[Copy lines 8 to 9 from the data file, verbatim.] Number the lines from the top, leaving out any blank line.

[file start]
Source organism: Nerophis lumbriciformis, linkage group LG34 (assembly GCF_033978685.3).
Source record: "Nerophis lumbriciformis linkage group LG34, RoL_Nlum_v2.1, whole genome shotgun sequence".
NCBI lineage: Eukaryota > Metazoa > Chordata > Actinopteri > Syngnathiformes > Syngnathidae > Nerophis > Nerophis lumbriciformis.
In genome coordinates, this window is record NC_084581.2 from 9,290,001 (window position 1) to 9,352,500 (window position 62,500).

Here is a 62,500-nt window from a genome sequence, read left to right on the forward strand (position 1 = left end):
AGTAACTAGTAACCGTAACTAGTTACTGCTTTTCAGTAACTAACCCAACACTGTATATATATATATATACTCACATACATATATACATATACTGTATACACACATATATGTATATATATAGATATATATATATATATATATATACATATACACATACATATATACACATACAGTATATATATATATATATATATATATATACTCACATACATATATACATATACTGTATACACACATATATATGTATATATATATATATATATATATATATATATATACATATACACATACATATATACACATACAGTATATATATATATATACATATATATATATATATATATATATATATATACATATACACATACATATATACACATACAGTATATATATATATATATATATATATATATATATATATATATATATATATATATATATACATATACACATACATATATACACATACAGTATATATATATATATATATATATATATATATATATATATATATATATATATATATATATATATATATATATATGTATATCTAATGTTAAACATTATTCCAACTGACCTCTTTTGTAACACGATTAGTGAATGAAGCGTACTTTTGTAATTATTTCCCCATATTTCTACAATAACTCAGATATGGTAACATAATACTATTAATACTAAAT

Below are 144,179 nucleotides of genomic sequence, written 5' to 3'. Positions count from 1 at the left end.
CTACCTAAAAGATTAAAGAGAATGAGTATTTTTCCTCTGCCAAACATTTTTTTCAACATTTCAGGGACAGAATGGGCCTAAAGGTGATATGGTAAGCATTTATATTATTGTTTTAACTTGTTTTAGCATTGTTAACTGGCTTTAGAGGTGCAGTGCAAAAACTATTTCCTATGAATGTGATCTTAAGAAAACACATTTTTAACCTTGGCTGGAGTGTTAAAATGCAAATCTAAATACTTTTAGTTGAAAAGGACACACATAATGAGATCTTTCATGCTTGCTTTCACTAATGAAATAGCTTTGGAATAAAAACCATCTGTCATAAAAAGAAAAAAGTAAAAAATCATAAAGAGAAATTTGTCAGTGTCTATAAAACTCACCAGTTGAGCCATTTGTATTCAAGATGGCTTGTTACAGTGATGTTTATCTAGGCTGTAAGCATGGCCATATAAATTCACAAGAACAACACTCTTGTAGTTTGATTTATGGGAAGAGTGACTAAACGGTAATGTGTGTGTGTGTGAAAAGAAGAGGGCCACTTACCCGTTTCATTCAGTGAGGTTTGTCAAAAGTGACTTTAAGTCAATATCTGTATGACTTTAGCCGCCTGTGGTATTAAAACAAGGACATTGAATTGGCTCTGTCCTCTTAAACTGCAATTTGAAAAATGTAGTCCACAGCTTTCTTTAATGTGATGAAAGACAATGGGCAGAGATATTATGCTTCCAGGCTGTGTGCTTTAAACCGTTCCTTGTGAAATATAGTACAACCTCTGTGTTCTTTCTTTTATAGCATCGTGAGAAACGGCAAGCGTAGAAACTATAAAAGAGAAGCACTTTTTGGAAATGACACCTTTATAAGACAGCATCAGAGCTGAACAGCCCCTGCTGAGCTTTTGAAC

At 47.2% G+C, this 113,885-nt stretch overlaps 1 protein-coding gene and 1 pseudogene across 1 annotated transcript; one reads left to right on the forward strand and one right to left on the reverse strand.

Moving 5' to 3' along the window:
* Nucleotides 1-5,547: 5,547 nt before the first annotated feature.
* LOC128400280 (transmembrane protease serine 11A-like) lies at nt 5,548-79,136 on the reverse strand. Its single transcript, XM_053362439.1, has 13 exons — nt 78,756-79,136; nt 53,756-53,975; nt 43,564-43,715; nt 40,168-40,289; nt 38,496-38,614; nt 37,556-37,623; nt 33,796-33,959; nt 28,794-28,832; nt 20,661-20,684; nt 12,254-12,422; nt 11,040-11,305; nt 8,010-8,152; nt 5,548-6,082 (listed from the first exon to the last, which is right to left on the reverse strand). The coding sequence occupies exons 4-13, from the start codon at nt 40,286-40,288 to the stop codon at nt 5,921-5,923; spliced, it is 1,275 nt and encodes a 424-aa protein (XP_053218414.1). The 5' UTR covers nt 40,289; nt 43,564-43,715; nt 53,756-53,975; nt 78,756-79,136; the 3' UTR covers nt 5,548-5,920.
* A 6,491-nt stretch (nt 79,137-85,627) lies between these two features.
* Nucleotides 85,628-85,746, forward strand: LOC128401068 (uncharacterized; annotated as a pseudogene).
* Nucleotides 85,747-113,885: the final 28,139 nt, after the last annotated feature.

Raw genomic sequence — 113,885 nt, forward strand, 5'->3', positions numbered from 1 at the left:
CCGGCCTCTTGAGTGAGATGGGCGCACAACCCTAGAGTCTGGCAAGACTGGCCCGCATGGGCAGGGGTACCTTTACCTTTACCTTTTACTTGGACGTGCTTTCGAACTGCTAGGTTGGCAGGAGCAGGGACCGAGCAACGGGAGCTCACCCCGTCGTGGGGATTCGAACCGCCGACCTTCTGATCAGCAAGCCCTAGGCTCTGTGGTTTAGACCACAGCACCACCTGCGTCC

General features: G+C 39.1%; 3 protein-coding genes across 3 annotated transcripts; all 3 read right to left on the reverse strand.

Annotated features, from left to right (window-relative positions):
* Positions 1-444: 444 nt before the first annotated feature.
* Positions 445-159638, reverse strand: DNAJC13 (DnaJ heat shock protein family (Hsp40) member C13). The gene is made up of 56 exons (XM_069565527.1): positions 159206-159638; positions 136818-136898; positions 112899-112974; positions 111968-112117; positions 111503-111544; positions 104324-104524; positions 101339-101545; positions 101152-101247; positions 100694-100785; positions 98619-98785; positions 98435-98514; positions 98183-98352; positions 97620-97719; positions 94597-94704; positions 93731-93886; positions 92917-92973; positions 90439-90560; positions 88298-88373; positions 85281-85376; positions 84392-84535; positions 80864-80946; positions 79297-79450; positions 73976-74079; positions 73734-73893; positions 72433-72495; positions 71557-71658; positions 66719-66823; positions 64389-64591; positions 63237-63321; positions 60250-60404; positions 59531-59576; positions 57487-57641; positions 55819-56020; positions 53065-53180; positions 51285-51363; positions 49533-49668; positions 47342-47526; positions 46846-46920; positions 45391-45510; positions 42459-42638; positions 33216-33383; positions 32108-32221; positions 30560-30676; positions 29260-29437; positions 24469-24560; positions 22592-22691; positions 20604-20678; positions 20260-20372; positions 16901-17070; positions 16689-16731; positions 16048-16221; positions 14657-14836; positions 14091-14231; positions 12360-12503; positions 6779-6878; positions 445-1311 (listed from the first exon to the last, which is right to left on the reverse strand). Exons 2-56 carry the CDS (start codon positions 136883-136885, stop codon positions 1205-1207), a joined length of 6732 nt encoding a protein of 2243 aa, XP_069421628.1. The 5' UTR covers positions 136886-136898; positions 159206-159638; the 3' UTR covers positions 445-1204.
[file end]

CTACCTAAAAGATTAAAGAGAATGAGTATTTTTCCTCTGCCAAACATTTTTTTCAACATTTCAGGGACAGAATGGGCCTAAAGGTGATATGGTAAGCATTTATATTATTGTTTTAACTTGTTTTAGCATTGTTAACTGGCTTTAGAGGTGCAGTGCAAAAACTATTTCCTATGAATGTGATCTTAAGAAAACACATTTTTAACCTTGGCTGGAGTGTTAAAATGCAAATCTAAATACTTTTAGTTGAAAAGGACACACATAATGAGATCTTTCATGCTTGCTTTCACTAATGAAATAGCTTTGGAATAAAAACCATCTGTCATAAAAAGAAAAAAGTAAAAAATCATAAAGAGAAATTTGTCAGTGTCTATAAAACTCACCAGTTGAGCCATTTGTATTCAAGATGGCTTGTTACAGTGATGTTTATCTAGGCTGTAAGCATGGCCATATAAATTCACAAGAACAACACTCTTGTAGTTTGATTTATGGGAAGAGTGACTAAACGGTAATGTGTGTGTGTGTGAAAAGAAGAGGGCCACTTACCCGTTTCATTCAGTGAGGTTTGTCAAAAGTGACTTTAAGTCAATATCTGTATGACTTTAGCCGCCTGTGGTATTAAAACAAGGACATTGAATTGGCTCTGTCCTCTTAAACTGCAATTTGAAAAATGTAGTCCACAGCTTTCTTTAATGTGATGAAAGACAATGGGCAGAGATATTATGCTTCCAGGCTGTGTGCTTTAAACCGTTCCTTGTGAAATATAGTACAACCTCTGTGTTCTTTCTTTTATAGCATCGTGAGAAACGGCAAGCGTAGAAACTATAAAAGAGAAGCACTTTTTGGAAATGACACCTTTATAAGACAGCATCAGAGCTGAACAGCCCCTGCTGAGCTTTTGAAC

At 47.2% G+C, this 113,885-nt stretch overlaps 1 protein-coding gene and 1 pseudogene across 1 annotated transcript; one reads left to right on the forward strand and one right to left on the reverse strand.